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Air Pollution Control and Air Chemistry

Air Pollution Control and Air Chemistry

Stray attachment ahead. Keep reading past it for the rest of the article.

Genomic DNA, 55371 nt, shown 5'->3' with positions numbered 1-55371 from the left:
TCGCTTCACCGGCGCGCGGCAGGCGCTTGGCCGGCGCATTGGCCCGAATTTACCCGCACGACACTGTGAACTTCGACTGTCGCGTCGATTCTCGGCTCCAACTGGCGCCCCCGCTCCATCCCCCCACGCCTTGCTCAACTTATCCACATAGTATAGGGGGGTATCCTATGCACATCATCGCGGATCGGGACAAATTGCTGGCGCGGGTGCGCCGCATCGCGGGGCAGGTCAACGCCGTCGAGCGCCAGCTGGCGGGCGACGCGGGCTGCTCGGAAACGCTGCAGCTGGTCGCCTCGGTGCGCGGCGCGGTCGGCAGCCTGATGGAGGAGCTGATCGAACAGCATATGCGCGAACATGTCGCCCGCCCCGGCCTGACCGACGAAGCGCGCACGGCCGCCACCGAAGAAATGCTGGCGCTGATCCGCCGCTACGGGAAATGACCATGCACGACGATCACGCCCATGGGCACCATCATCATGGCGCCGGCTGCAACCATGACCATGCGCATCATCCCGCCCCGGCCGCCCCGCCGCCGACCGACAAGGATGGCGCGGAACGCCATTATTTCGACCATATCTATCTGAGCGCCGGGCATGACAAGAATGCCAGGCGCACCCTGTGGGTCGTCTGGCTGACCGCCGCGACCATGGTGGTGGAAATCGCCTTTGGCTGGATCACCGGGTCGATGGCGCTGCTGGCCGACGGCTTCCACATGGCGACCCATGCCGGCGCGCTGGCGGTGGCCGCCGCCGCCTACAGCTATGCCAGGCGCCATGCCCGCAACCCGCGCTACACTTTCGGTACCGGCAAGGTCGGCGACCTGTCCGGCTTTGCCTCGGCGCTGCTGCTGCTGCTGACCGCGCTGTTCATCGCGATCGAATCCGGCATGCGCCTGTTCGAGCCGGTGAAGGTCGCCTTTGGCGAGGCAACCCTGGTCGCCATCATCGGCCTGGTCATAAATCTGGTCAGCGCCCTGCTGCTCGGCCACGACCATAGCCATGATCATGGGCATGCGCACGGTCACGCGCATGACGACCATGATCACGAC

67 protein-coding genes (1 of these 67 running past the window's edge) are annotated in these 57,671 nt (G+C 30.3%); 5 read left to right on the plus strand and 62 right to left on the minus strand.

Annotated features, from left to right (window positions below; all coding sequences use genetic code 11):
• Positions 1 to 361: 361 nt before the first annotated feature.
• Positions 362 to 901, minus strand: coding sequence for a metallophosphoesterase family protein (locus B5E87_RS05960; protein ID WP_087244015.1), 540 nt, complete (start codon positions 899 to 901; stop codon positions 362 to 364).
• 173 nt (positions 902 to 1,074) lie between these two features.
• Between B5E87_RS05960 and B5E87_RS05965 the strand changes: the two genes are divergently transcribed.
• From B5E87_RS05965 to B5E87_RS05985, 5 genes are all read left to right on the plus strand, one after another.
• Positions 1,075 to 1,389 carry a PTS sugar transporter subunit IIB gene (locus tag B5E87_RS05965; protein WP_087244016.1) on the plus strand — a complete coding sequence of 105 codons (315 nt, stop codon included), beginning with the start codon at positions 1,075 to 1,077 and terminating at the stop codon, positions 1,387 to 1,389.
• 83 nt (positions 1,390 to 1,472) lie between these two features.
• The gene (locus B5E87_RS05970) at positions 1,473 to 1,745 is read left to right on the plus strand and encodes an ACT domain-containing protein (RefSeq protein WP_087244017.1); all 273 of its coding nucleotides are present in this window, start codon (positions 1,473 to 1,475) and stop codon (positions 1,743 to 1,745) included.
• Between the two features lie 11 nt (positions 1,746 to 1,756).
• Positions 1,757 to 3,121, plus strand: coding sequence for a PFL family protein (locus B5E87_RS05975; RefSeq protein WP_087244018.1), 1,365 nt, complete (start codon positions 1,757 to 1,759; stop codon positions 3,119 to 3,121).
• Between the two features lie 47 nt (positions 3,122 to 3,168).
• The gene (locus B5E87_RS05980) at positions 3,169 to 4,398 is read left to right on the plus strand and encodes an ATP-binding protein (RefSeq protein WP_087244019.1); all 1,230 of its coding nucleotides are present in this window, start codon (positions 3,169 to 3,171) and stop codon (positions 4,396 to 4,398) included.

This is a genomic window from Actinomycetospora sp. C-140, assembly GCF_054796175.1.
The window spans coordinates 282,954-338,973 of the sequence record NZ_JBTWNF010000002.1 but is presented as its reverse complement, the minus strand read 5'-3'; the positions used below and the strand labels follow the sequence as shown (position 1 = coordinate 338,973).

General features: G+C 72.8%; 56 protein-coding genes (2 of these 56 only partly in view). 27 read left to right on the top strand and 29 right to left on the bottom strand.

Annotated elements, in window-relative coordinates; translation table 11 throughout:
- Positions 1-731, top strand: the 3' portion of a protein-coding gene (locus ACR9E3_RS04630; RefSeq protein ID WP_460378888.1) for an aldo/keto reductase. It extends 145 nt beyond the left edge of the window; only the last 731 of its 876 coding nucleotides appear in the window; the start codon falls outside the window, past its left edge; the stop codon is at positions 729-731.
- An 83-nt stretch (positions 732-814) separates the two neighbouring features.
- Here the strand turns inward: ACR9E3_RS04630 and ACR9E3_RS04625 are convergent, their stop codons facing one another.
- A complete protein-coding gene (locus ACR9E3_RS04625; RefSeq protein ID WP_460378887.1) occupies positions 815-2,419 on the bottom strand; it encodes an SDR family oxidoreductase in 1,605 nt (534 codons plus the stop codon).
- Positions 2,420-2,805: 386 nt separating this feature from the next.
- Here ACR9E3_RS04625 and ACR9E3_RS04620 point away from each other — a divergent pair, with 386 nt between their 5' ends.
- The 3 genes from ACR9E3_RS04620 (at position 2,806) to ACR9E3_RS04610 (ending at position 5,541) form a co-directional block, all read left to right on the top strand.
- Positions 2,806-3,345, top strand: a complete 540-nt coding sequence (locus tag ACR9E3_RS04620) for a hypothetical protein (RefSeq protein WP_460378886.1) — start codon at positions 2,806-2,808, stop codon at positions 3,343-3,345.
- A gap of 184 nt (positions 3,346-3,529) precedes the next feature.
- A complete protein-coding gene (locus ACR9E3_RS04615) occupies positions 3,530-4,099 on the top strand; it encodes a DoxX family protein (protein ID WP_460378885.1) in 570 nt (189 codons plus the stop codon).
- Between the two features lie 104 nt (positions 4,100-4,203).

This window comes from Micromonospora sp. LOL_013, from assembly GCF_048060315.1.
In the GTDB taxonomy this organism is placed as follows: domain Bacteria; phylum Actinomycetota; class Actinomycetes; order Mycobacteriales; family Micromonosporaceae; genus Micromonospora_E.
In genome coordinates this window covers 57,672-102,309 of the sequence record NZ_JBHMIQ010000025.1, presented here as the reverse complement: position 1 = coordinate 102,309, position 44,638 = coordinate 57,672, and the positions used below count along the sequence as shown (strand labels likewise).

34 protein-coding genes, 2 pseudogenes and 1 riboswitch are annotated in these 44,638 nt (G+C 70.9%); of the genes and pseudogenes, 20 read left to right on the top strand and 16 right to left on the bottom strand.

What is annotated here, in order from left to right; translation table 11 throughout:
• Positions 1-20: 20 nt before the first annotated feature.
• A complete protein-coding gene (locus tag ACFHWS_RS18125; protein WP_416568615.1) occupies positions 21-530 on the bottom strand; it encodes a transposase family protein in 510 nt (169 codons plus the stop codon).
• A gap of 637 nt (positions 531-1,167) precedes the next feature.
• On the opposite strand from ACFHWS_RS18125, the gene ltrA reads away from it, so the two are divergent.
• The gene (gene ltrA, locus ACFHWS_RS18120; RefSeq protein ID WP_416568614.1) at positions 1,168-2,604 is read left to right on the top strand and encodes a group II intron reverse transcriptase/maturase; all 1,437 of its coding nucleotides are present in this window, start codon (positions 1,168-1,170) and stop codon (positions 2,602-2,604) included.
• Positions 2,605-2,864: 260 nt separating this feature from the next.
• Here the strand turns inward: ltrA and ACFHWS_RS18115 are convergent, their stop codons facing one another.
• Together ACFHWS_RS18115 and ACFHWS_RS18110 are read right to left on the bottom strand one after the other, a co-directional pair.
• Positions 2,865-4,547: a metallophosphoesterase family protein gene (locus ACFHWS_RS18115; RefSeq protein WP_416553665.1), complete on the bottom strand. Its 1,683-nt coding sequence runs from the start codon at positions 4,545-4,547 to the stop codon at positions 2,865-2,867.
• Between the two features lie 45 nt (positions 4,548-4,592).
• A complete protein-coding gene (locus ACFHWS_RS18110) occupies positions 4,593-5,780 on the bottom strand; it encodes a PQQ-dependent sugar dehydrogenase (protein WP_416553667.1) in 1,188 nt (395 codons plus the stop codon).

Air Pollution Control and Air Chemistry: Introduction to fundamental processes in the atmosphere st (1 lecture) Detlev Möller Chair for Atmospheric Chemistry and Air Pollution Control Faculty of Environmental Sciences and Process Engineering Brandenburg Technical University Cottbus, Germany¾¾¾¾ Objectives: To describe the atmosphere as a chemical and physical system, controlled by solar radiation, terrestrial natural (biogenic and geogenic) processes as well anthropogenic activities. The atmosphere Air composition and problems Air pollution The climate systemsolar radiation ATMOSPHERE chemical system: physical system: composition and climate und structure weather emission deposition agriculture industry soil traffic water municipal fauna/flora TECHNOLOGY NATURESO2, CO, VOC HO H O 2 2 OH 2 NO x NO hv NOx HNOx 2+ SO Ca 2 HCl OX NO + x S(IV) S(VI) + H O 3 2+ Dust, e.g. Ca NO VOC VOC' + NO + H x OX + OX O , H O 2 2 NO2 + NH 4 NO VOC CO N O, NH 2 3 Industrial urban emission dry deposition agricultural emmision wet depositionDefinitions statements Air = chemical multiphase system consisting from gaseous species, particulate matter and droplets (= chemical system of the lower atmosphere. i.e. until the meso pause) Atmosphere = reservoir sourrounding the earth surface; including the high atmosphere where air is not longer defined The chemical composition of the atmosphere (i.e. “Air Chemistry”) is a result of emissions into the atmosphere, chemical reactions (transformation), transport processes (mixing) and energetic processes (“Physics of the Atmosphere”). The natural air chemistry is a result of the evolution of the biosphereatmosphere interaction. Manmade activities lead to a changing chemical composition of the atmosphere, which is called Air Pollution, i.e., x x = x present natural pollutant Effect Impact An is a results of an , which, however, is given by the total concentration (x + natural x ). Therefore, impact assessment needs a separation between natural and manmade influences pollutant suggesting abatement strategies. Coimpacts (external and internal) must be considered. Effects only occur when the impact exceeds a threshold. The impact to an ecosystem is a system of hiercharchic functional relationsships (Deposition as an example for atmospheric parameter): total impact = f(impact ) i impact = f(atmospheric, soil and internal parameters) i atmospheric parameters: precipitation radiation temperature humidity wind deposition: dry wet occult deposition = f(concentrations,meteorological and surface parameter) concentrations = f(emission, air chemistry, transportation, deposition) emission = f(society, etc) example for feedback relations: air chemistry depends from the ecosystem (i.e. the impact itself) in sense of emission and deposition fluxes Air chemistry is defined ... as the branch of atmospheric science concerned with the constituents and chemical processes of the atmosphere ... (Christian Junge, 1963)A clean atmosphere is a political target, i.e., an air chemical composition (defined in time and scale) which should provide a sustainable development. The natural atmosphere does not longer exist; it was the air chemical composition without manmade influence. However, the definition is not exactly because humans ar part of the nature... On the other hand, humans – by decoupling of her life cycle from only natural conditions – have altered „natural“ biogeochemical cycles. Vernadsky understood with noosphere a new dimension of the biosphere, developing under the evolutionary influence of humans on natural processes. composition of the dry remote atmosphere (global mean concentrations) substituent conventration remarek 4 ≡ (in ppm 10 ) a nitrogen N 780840 constant 2 a constant oxygen O 209460 2 a constant argon Ar 9340 carbon dioxide CO 360 increasing 2 constant neon Ne 18,18 constant helium He 5,24 methane CH 1,73 increasing 4 constant krypton Kr 1,14 constant hydrogen H 0,5 2 dinitrogen monoxid N O 0,31 steigend 2 carbon monoxid CO 0,120 increasing xenon Xe 0,087 constant ozone O 0,03 variabel 3 carbonylsulfid CSO 0,00066 increasing b nitric acid HNO variable ≤ 0,001 3 c radikals 0,00001 variable hydroxyl radikal OH 0,0000003 variable a related to the “clean” atmosphere O + N + Ar + CO 2 2 2 b and many other trace substances (NH , NO , HCl, NMHC, H O , DMS, CFC´s et. al.) 3 x 2 2 c e.g. HO , NO , Cl 2 3Atmospheric research Atmospheric environmental research Air chemistry Air pollution control Meteorology Air pollution Atmospheric physics SO , NOx, VOC, dust, etc. 2 Acidity Oxidation potential Biosphere research Climate forcing other geosciences Earth system research Physical and chemical properties of the atrmosphereCHEMICAL ENVIRONMENTAL RESEACH ecology chem. ecology geochemistry GEOSPHERE air chemistry atmosphere water chemistry hydrosphere fauna/flora pedosphere BIOSPHERE lithosphere ecological chem. biochemistry biogeochemistry Chemistry and physics being sciences of „observing“ the environment (our “senses”) „extern“ disciplins information interface „intern“ „human“ disciplin ↓ ↓ ↓ smell Substances Chemistry → taste Optics seeing Akustics hear → Biology ↑ Thermodynamics feel Physics → Mechanics touch Problems in spatial scale local dust local regional SO , aerosol 2 local global CO , CH , N O 2 4 2 local regional global O 3 space space „acid rain“ 1 2Atmospheric problems in temporal scale Positive climate forcing (greenhouse effect) 100 years Background ozone 50 years Negative climate forcing (aerosol) 2 weeks Sommermog 1 week Wintersmog 1 week Disaster 1 dayshorter longer 1 s 1 d 1 a time (s) 1,00E09 1,00E07 1,00E05 1,00E03 1,00E01 1,00E+01 1,00E+03 1,00E+05 1,00E+07 1,00E+09 1,0 0 E +0 6 global 1,0 0 E +0 4 1,0 0 E +0 2 1,0 0 E +0 0 1,00E02 1,00E04 1,00E06 local 1,00E08 1,0 0 E 10 chem. elementar reactions dissipation eddies turbulence clouds cloud systems, cyclons interhemispheric transport oxidation of SO 2 oxidation of methane decay of freons distance (km)The climate system solar radiation ATMOSPHERE CLIMATE SYSTEM energy substance (physical processes) (chemical processes) BIOSPHERE / GEOSPHERE ANTHROPOSPHEREclima Latin: slope κλίµα Greek climate Behind the meteorologists understand the sum of meteorological factors (elements) / the summary of weather / the mean (averaged) weather, mean status of the atmosphere describing the at a given site of the Earth surface, represented by the statistical total properties (mean values, frequencies, durations etc.) of a long enough time periode. (Julius v. Hann 1983, W. Köppen 1923, E. S. Rubinstein 1956, K. SchneiderCarius 1961, J. Blüthgen 1964, WMO 1979) is a function of space and time. Climate can not be described as a single unit. Climate Cosmos. Outline of a physical world description by Alexander von Humboldt First Volume. (1845)Climate definition by Humboldt (from: Kosmos, 1845) The term climate denotes in his most general sense all changes in the atmosphere, affecting our organs remarkable: the temperature, the humidity, die barometric pressure change, the silent air status or the impacts of windy airs, the size of electricity, the purity of the atmosphere or its mixing with more or less harmful gaseous exhalations and finally the degree of its transparency and sky blueness: which not only is important for the increased heat radiation of the soil, the organic development of plants and mature of fruits but also for the human feeling and his spititual welfare.Climate WMO definitions Synthesis of weather conditions in a given area, characterized by long term statistics (mean values, variances, probabilities of extreme values, etc.) of the meteorological elements in that area. Weather The state of the atmosphere mainly with respect to its effects upon life and human activities. As distinguished from climate, weather consists of the shortterm (minutes to about 15 days) variations of the atmosphere state. Meteorological Elements Any one of the properties or conditions of the atmosphere which together specify the weather at a given place for any particular time (for example, air temperature, pressure, wind, humidity, thunderstorm and fog) Atmosphere The envelope of air surrounding the Earth and bound to it more or less permanently by virtue of the Earth's gravitational attraction; the system whose chemical properties, dynamic motions, and physical processes Chemistry (chem. weather) constitute the subject matter of meteorology. Climatological Elements meteorological: • temperature • precipitation • wind • cloudiness • humidity • sun shine duration • air pressure • radiation physicochemical: • deposition (dry, wet) trace gas concentration (ozone, greenhouse gase etc.) • • aerosol (number, mass, surface, properties) • climate forcing acidifying potential • • oxidation potential climate system The term often is named by following terms: • natural Earth system, Ecosphere, Nature ( ), Alexander von Humboldt • Biosphere (Vladimir Iwanowitsch Vernadsky) or • GAIA (James Lovelock and Lynn Margulis). By influencing the natural system by humans it is changing and creating a new „anthropogenic (manmade) 1 system“ (anthroposphere ) which, however, is linked with the nature. We can state that new by humans modified Earth system has been developed, the 2 • Noosphere (Vladimir Iwanowitsch Vernadskij) . Earth System Thus, we define among climate system the : Earth system (= noosphere) = nature + anthroposphere. nature = climate system/natural Earth system anthroposphere = human life sphere (=culture) 1 Paul J. Crutzen proposed, to subdived the present epoch Holozän by Anthropozän.. 2 This term Vernadsky got from the french priest and philosopher Pierre Teilhard de Chardin (they met in Paris end of 1920er). V. understood with noosphere a new dimension of the biosphere, developing under the evolutionary influence of humans on natural processes. noosphere atmosphere climate system hydrosphere nature biosphere geosphere pedosphere lithosphere anthroposphere sociosphere technosphereSome examples for complex relationships resulting into climate change when system parameters are changing.anthroposphere The climate change feedback relation Emission gases, particulates direct forcing concentration change absorption, reflexion, albedo LWC, cover droplet size indirect forcing clouds and fog intensity, frequency, duration precipitation biosphere radiation / temperatureSun An example for the GAIA hypothesis radiation budget Charlson, R. J., J. E. Lovelock, M. O. Andreae und S. G. – aoud albedo Warren (1987) Oceanic phytoplankton, atmospheric sulphur, cloud albedo, and climate. Nature 326, 655661 global temperature CCN + anthropogenic climate feedback aerosol aerosol + + + SO 2 + or – () + greenhouse precurser DMS gases emissions + + + atmosphere continent continent ocean DMS + marine ecosystem + or – () + or – () – phytoplankton sea pollution (availibity/speziation)global water cycle precipitation on oceans (458) transport to clouds continents (45) condensation 3 3 (figures in 10 km ) evaporation (τ≈ 11 d) H2O evaporation (74) water vapor precipitation (17) on land (119) assimilation photosynthesis plant food waste water animal/human drinking and process water river/lakes (3) ground water river runoff (43) ocean underground runoff (2) (140.000) evaporation (503) respirationweather modification: 1. water resource 2. mitigate severe weather precipitation gases CCN water vapour chemical processor visibility fog deposition water ressource dew biosphere (interaction with atmosphere) condensation evaporation